The global pandemic has exposed many existing government distribution channels for financial aid to be inadequate. Since around a quarter of the world’s population has no bank account, some economic stimulus programs have stalled and were introduced too slowly and unevenly – even in industrialized countries – because traditional bank accounts were used for payments.
Central Bank Digital Currencies (CBDC) can help governments overcome this shortcoming in the future and greatly boost overall financial inclusion efforts. Rather than relying solely on bank accounts or mobile money platforms, CBDCs can enable central banks to distribute funds directly to their citizens, improving their ability to get help, make payments, and conduct trades.
For many countries, this change could transform and improve access to government and financial services that help improve access to finance, participation and equity, and general well-being.
Mobile access as a key
Of those with bank accounts, many remain underserved and unable to access all basic financial services such as savings, loans, mortgages, and other forms of credit. For example, in the United States, approximately 14 million people are without a bank account and 50 million have a bank account. Two thirds of these adults without bank details also have a mobile phone, an important requirement for an effective CBDC rollout.
The success of using mobile money accounts to expand financial inclusion in sub-Saharan Africa has shown promise in accelerating the adoption of CBDCs and improving the financial well-being of traditionally underserved communities. According to the latest Findex global database, the proportion of accounts increased by only 4% between 2014 and 2017 between 2014 and 2017, while the proportion of individuals increased, despite concerted efforts to increase the number of people in the region with an account with a financial institution who use a mobile money account increased roughly twice as fast over the same period. The same applies to many other regions of the world.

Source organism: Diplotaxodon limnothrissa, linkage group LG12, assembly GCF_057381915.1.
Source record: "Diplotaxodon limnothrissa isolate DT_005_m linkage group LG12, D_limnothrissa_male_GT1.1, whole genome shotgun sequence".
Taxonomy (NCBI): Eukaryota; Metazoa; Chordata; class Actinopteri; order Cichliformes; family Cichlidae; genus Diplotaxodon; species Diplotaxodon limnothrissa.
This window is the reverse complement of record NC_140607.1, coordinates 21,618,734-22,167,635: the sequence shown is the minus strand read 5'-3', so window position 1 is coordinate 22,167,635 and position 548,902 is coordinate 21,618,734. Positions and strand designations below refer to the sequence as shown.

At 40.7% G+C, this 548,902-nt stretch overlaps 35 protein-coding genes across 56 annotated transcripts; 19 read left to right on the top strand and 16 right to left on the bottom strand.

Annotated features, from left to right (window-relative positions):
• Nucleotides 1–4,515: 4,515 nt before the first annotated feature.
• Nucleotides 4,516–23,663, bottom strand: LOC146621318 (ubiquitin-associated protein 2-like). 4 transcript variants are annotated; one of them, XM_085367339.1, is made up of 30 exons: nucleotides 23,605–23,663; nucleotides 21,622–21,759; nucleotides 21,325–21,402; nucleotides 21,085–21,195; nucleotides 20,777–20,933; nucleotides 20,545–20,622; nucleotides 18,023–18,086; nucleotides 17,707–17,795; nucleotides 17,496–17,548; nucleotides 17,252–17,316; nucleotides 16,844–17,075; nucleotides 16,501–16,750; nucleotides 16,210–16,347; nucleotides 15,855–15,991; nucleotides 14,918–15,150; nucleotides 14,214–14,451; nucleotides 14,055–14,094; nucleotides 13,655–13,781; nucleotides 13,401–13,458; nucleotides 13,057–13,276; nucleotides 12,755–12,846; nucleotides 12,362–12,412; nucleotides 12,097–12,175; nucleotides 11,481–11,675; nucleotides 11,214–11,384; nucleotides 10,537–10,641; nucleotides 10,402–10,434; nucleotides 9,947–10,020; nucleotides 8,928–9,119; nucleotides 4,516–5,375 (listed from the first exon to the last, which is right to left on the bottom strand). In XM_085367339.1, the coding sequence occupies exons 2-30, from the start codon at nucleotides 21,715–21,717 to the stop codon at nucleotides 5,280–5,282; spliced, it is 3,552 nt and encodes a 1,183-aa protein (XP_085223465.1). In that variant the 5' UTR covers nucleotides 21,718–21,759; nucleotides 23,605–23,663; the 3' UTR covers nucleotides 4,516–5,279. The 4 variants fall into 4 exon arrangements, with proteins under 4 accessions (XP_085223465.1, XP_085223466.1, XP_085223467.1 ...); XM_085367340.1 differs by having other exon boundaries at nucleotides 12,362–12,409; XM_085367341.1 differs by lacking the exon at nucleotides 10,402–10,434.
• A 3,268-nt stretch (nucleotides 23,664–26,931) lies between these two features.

This global adoption of financial services over a phone could pave the way for CBDCs in other regions like Mexico, where only 36.9% of the country’s population have a bank, but 89% of the people have cell phones. A similar juxtaposition of bank account and mobile phone access is happening in large parts of the developing world and offers a ready-made path to the introduction of CBDC and financial inclusion.
Designing for CBDC Success
Increasing financial inclusion is a common goal and new focus for 80% of central banks currently investigating CBDCs. Retail CBDCs can help non-banks and under-banks in two ways: by creating a more inclusive ecosystem for digital payments and creating identities for financial data, often viewed as a digital human right and a cornerstone of financial inclusion, especially in frontier markets. Even in the Bahamas, a country with a relatively high rate of financial inclusion, the introduction of the sand dollar is seen as a boon to financial access as payment services expand to remote communities.
CBDCs enable improved access to finance and equity, as digital currencies designed for transactions offer key advantages such as speed, affordability, portability, security and transparency. This helps groups of people who normally rely on cash and informal economies establish financial identities, easily obtain government aid, send and receive remittances, travel safely to remote areas, and much more.
In order for CBDCs to realize these gains and maximize their potential, central banks need to ensure that they are designed for interoperability rather than simply replicating today’s isolated financial institutions and mobile money networks. There are two types of interoperability: domestic and cross-border. Domestically, CBDCs have to be integrated into existing payment systems such as retailers and e-commerce and allow P2P transfers. Internationally, CBDCs can contribute to an efficient and cost-effective cross-border payments experience by maximizing the financial reach and capabilities of these traditionally underserved populations and providing them with an easier way to participate in the global economy.
Done right, CBDCs have the potential to create better national and regional payment infrastructures, improve access to global markets, and vastly improve financial equity for the world’s non- and under-banks.
Contact the Ripple CBDC team at email@example.com or download the latest Ripple CBDC white paper for more information.